The proportion of workers who are trade union members has continued to slide and is almost a quarter lower than it was 16 years ago, according to official figures published on Wednesday.
The biggest decline has been in the private sector, where union density has fallen to a low of 16.1 per cent in the UK. This compares with 59 of public sector employees who remain union members.
Union membership has almost halved to just under 7m since 1979 but has stabilised in recent years. The number of union members as a proportion of a rising work force, however, has continued to decline, dipping by a further 0.3 percentage point to 25.3 per cent last year. The fall has prompted a series of mergers as unions have sought to maintain their finances and protect their political and industrial power bases.
The average earnings of union members is still 15.6 per cent higher than that of non-union members, but even this gap has narrowed. Union members in 1995 earned almost 26 per cent more than non-union members, according to the Department for Business, Enterprise and Regulatory Reform.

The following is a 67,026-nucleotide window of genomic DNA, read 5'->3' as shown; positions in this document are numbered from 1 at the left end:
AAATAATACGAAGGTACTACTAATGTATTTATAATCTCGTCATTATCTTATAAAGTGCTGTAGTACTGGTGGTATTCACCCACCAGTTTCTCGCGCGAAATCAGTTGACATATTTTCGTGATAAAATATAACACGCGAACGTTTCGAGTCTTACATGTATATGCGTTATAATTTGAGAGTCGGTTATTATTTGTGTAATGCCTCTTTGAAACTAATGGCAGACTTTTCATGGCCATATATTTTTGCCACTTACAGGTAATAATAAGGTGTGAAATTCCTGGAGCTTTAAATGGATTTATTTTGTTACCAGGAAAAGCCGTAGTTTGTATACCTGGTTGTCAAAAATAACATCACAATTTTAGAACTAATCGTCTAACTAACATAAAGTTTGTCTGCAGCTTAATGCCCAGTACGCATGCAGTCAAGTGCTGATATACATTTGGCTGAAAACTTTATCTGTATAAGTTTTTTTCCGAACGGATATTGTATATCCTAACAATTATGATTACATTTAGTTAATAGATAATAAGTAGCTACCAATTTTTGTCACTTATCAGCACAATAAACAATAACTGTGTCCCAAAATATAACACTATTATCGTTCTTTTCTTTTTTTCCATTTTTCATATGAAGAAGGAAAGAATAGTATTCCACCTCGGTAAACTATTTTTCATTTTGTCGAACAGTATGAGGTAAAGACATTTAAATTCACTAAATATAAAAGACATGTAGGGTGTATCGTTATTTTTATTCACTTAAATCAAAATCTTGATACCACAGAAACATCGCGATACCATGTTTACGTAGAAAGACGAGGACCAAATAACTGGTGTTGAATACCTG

Brendan Barber, TUC general secretary, said: “It’s good to see union membership holding steady despite this year’s major economic difficulties, and my advice to workers worried about further shocks to the economy would be to join a union as soon as they can. If nothing else, these figures show trade union members tend to earn more than non-members, earning an average of £12.74 an hour compared to £11.02 an hour.”
According to the department, employees who earned between £500 and £999 a week had the highest union density at 41.9 per cent. Union density was lowest among the lower-paid, those earning less than £250 per week, at 17.5 per cent.
It said that 46.6 per cent of employees were in a workplace where there was a union but only a fifth of private sector employees were covered by collective agreements, compared with 72 per cent in the public sector.
A higher proportion of women were union members at 29.6 per cent, compared with 26.4 per cent for men. More worrying for unions was the fact that less than 10 per cent of young people aged between 16 and 24 were in unions compared with more than 35 per cent of employees aged over 50.